Uninsured Motorist Bodily Injury Coverage (BIUM) kicks in when you’re injured in a car accident caused by a driver who does not have insurance at the time of the crash.
If your policy has Uninsured Motorist Property Damage (PDUM) coverage, vehicle damage caused by an uninsured driver is covered, up to the coverage limit.
Optional Auto Policy Coverages
Insurers are not obligated to offer every kind of optional auto coverage in every state. Check with your insurance agent to see what’s available in your region.
Medical Payments (Med-Pay) is optional coverage for minor medical expenses. Med-Pay usually has a much lower coverage limit than PIP, and only covers medical expenses, not lost wages or replacement services.
Med-Pay will cover medical expenses for you and your passengers up to the coverage limit, and may include a death benefit.
Some companies will “double” Med-Pay coverage with confirmation (like from the police report) that you were wearing a seatbelt at the time of the crash.
Example: Med-Pay Coverage for Single-Car Accident
Karen was driving home from work on a wintry night when an icy patch sent her spinning broadside into a concrete road divider.
Karen suffered a broken arm and severe concussion when the driver’s side of her car slammed into the concrete. Her medical bills added up to $8,000.
Because Karen was wearing a seatbelt at the time of the crash, her $5,000 Med-Pay limit doubled to $10,000, so her medical expenses were covered.
Underinsured Motorist Coverage
Every state is different when it comes to uninsured and underinsured motorist coverage.
In some states, insurance companies are required to offer coverages equal to your liability limits, and make you sign a form to prove you rejected the offer. In other states, it’s up to you to ask your agent for optional coverage.
In any case, you will pay a higher premium for the added protection you get with uninsured and underinsured coverage.
Underinsured Motorist Coverage (UIM) helps pay for your damages when you’ve been injured in a car accident caused by a driver who has car insurance, but not enough to cover your damages.
Example: Underinsured Motorist Insurance Claim
Bob was making a late-night run for carry-out food when an SUV drifted over the center line and crashed head-on into Bob’s sedan.
The SUV belonged to Larry, who had fallen asleep at the wheel after working a double shift. Both men were severely injured. Bob’s medical bills totaled more than $70,000.
Unfortunately, Larry only carried $20,000 in liability coverage on his auto policy.
Larry’s insurance carrier accepted full liability for the crash and immediately sent a check for the $20,000 policy limits to Bob’s attorney.
Bob carried $100,000 in underinsured motorist coverage on his auto policy. Bob’s attorney filed an underinsured motorist claim with Bob’s insurance company.
Bob’s attorney negotiated a UIM settlement for $90,000 in addition to the $20,000 from Larry’s insurance company.
Because Bob carried underinsured motorist coverage, he was fully compensated in the amount of $110,000 for his medical expenses and pain and suffering.
Homeowner’s Insurance Injury Coverage
When you’re injured away from home because of a dog attack or a hazard on the premises, chances are your injury will be covered by a homeowner’s insurance policy.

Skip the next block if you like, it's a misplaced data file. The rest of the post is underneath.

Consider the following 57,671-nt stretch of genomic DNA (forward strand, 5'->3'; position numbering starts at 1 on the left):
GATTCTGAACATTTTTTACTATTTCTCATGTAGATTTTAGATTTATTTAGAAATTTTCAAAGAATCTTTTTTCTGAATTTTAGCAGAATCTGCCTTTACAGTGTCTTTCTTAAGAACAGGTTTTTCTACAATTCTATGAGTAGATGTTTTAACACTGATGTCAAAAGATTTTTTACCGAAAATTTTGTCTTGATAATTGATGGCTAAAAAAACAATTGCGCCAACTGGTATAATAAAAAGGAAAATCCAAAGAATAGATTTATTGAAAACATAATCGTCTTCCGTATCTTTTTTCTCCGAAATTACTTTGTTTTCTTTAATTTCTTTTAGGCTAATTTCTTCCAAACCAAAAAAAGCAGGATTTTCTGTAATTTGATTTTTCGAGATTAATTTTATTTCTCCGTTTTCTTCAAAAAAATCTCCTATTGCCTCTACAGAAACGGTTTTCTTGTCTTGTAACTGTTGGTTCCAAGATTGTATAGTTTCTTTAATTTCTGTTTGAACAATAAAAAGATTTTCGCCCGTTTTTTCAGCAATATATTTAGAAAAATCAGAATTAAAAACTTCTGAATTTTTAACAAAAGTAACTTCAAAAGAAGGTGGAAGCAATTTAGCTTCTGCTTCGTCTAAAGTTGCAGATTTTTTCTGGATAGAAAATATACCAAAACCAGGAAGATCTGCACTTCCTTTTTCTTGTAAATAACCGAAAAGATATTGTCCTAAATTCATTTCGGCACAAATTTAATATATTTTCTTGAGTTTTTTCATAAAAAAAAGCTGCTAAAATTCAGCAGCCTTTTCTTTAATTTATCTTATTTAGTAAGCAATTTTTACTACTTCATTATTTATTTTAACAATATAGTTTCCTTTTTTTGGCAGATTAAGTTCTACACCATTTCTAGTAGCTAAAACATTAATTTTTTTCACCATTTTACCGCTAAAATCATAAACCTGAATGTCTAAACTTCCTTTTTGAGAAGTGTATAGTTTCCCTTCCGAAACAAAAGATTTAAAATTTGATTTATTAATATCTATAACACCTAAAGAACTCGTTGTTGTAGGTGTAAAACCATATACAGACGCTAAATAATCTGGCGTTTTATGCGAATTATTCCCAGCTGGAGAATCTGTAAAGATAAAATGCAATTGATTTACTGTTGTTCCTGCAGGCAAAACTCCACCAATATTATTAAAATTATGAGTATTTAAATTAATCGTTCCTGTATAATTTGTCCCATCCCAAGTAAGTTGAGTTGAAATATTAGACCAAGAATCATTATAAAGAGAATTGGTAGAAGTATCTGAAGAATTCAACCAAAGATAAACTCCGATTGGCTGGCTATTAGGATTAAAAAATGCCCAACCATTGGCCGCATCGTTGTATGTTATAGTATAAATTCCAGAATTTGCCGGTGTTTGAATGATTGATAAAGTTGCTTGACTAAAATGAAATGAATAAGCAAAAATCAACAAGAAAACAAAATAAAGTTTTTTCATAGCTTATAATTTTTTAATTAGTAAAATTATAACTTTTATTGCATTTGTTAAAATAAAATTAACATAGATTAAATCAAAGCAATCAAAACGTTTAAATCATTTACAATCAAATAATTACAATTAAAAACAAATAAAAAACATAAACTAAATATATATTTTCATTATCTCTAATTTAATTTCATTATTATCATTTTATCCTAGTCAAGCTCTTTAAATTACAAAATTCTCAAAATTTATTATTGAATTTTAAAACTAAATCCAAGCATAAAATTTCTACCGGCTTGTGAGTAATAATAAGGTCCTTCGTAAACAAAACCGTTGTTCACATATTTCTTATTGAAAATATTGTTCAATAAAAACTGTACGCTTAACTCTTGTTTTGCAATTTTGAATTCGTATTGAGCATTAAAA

Homeowner’s insurance doesn’t just cover damage from falling trees, fires, and other catastrophic events. It also pays for injuries and property damage sustained by others when the homeowner or a covered member of the household is legally responsible.
Homeowners liability coverage will pay for the injured person’s:
- Medical costs
- Lost wages
- Pain and suffering
- Funeral costs
You can’t make a liability claim against your own insurance policy, even if another family member caused your injuries.
The most common homeowner liability claims are for slip and fall accidents, swimming pool accidents, and injuries suffered by contractors while working. If you were invited to a home and were injured, you probably have a valid claim.
You Don’t Always Need an Invitation for Coverage
You don’t have to be an invited guest to file a liability claim if the homeowner’s dog attacked you. For example, if the dog escaped from the owner’s fenced-in yard and bit you as you were walking down the sidewalk, you have a valid injury claim.
The homeowner may also be responsible for injuries to your child even if the child entered the property without permission. Under the attractive nuisance doctrine, the property owner may be responsible for failing to fence a pool, or for other dangers that may be dangerous for children.
You can file a homeowner’s claim for compensation when:
- The property owner had a duty of care to avoid harm to others
- The owner knew or should have known of the danger
- The owner neglected to take reasonable steps to remove the danger or protect others from harm
- If not for the property owner’s negligence, you would not be injured
If you’ve been injured on a residential property, be sure to get the homeowner’s insurance information. Contact the company and file your injury claim.
Learn more about the Rights and Duties of Property Owners and Visitors.
Multiple factors can affect the value of your bodily injury claim. Depending on the circumstances of your injuries, you may have recourse against multiple policies of one type of insurance (like auto insurance) or against more than one type of insurance provider.
Don’t wait to find out what kind of insurance covers your injury. Some types of injury claims have a very short statute of limitations. If you miss the deadline, you forfeit your chance to seek compensation, no matter how badly you’ve been hurt.
Most reputable injury attorneys offer a free initial consultation. There’s no cost to finding out what a good attorney can do for you.
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Personal Injury Insurance Coverage Questions